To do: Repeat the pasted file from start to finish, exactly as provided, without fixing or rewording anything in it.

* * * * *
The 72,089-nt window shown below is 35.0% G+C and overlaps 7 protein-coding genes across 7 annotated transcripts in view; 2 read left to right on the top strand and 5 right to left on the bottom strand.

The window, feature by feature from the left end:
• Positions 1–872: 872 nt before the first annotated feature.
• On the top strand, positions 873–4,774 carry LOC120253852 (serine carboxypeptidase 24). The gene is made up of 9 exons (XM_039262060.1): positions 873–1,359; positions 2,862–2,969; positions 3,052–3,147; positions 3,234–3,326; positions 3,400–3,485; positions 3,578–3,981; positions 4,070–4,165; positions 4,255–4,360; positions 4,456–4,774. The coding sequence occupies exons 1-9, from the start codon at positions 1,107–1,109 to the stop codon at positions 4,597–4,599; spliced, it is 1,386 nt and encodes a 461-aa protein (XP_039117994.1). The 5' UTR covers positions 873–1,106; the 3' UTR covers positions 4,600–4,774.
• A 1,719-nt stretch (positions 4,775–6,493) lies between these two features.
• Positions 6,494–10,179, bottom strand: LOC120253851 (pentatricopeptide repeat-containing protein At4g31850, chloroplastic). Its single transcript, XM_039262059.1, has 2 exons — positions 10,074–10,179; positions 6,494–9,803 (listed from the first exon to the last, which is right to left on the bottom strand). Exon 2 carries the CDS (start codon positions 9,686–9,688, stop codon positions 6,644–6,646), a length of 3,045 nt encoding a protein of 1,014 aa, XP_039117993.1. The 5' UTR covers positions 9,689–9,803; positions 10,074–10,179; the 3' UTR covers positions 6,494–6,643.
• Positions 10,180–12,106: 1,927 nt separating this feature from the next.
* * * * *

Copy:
The 72,089-nt window shown below is 35.0% G+C and overlaps 7 protein-coding genes across 7 annotated transcripts in view; 2 read left to right on the top strand and 5 right to left on the bottom strand.

The window, feature by feature from the left end:
• Positions 1–872: 872 nt before the first annotated feature.
• On the top strand, positions 873–4,774 carry LOC120253852 (serine carboxypeptidase 24). The gene is made up of 9 exons (XM_039262060.1): positions 873–1,359; positions 2,862–2,969; positions 3,052–3,147; positions 3,234–3,326; positions 3,400–3,485; positions 3,578–3,981; positions 4,070–4,165; positions 4,255–4,360; positions 4,456–4,774. The coding sequence occupies exons 1-9, from the start codon at positions 1,107–1,109 to the stop codon at positions 4,597–4,599; spliced, it is 1,386 nt and encodes a 461-aa protein (XP_039117994.1). The 5' UTR covers positions 873–1,106; the 3' UTR covers positions 4,600–4,774.
• A 1,719-nt stretch (positions 4,775–6,493) lies between these two features.
• Positions 6,494–10,179, bottom strand: LOC120253851 (pentatricopeptide repeat-containing protein At4g31850, chloroplastic). Its single transcript, XM_039262059.1, has 2 exons — positions 10,074–10,179; positions 6,494–9,803 (listed from the first exon to the last, which is right to left on the bottom strand). Exon 2 carries the CDS (start codon positions 9,686–9,688, stop codon positions 6,644–6,646), a length of 3,045 nt encoding a protein of 1,014 aa, XP_039117993.1. The 5' UTR covers positions 9,689–9,803; positions 10,074–10,179; the 3' UTR covers positions 6,494–6,643.
• Positions 10,180–12,106: 1,927 nt separating this feature from the next.